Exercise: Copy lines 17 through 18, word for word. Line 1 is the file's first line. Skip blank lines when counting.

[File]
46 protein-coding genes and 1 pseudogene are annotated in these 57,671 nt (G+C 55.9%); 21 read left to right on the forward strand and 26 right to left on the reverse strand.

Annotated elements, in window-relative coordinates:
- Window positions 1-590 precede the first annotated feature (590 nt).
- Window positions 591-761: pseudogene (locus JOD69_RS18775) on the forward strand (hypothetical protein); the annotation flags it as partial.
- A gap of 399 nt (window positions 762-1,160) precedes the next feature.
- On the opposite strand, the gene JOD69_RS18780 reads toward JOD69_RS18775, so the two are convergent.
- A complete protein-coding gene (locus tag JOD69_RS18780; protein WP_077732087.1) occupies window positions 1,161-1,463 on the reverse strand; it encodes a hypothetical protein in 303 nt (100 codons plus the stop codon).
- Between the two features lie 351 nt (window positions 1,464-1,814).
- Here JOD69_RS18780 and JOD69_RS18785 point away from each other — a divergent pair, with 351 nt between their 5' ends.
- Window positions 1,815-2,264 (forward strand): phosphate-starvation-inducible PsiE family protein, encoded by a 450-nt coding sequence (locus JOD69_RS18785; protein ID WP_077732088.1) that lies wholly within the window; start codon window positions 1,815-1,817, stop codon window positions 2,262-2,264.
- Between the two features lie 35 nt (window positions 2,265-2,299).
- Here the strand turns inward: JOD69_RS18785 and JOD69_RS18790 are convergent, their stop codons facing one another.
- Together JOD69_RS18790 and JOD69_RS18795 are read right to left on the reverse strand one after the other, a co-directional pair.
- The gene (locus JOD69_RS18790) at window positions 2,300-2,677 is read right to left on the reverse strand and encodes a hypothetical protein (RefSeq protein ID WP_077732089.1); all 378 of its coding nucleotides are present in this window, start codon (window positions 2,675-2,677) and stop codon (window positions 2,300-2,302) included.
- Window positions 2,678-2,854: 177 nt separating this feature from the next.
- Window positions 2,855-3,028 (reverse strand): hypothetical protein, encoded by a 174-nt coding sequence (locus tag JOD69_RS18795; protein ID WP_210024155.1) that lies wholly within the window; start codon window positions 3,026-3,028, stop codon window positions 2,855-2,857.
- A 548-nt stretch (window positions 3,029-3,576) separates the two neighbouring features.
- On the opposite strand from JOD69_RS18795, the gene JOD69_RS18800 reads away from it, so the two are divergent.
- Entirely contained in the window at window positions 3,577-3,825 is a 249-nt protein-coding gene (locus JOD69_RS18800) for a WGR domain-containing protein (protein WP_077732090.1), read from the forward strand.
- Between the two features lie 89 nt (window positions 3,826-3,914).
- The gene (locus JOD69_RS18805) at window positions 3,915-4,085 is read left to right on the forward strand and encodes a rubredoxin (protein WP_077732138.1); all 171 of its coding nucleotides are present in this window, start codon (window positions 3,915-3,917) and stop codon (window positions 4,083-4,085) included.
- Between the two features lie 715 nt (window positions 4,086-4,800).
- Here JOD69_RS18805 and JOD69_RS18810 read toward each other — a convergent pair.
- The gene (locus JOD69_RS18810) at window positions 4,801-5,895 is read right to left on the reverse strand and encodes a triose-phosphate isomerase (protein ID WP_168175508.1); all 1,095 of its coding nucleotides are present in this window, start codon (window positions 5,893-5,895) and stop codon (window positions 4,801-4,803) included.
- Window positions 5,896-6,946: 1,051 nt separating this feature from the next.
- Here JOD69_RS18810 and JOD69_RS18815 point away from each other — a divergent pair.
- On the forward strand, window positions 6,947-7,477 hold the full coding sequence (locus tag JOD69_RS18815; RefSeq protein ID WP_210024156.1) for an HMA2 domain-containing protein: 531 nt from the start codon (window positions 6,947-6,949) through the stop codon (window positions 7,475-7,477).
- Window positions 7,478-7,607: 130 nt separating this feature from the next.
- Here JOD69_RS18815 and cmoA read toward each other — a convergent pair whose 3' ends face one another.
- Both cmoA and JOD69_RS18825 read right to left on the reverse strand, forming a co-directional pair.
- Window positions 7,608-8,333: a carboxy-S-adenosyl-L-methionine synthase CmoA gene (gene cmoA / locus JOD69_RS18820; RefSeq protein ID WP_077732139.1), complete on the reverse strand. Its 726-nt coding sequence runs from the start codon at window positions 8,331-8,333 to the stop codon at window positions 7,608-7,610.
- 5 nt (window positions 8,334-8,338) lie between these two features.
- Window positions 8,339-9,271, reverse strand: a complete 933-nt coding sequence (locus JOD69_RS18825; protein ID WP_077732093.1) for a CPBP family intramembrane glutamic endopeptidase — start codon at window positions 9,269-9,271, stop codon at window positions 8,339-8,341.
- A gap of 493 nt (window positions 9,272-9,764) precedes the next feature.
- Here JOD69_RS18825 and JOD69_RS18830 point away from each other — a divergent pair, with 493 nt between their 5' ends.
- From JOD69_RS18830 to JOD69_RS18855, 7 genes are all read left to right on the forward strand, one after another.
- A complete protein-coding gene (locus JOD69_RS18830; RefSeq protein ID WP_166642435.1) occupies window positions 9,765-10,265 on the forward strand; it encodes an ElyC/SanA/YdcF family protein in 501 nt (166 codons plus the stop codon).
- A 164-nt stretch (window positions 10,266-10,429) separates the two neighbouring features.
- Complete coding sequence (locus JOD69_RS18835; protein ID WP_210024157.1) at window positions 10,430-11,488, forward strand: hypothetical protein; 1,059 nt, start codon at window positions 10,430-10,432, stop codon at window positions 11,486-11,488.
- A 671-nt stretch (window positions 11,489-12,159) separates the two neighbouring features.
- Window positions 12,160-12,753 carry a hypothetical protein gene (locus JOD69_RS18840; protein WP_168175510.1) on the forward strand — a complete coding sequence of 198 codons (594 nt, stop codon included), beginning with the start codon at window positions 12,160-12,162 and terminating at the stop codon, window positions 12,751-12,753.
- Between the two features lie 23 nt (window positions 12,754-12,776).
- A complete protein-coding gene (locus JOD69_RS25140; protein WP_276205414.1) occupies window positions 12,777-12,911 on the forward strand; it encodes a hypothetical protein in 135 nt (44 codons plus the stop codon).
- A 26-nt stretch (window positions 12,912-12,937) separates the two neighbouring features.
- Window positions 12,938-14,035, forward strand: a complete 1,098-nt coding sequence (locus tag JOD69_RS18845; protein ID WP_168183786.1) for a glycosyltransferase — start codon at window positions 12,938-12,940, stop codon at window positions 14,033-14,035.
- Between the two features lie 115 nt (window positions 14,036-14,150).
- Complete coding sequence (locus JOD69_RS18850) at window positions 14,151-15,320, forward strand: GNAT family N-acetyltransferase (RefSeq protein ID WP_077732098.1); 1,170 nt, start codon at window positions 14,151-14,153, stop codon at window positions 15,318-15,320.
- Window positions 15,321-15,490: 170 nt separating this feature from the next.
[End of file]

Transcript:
- A 548-nt stretch (window positions 3,029-3,576) separates the two neighbouring features.
- On the opposite strand from JOD69_RS18795, the gene JOD69_RS18800 reads away from it, so the two are divergent.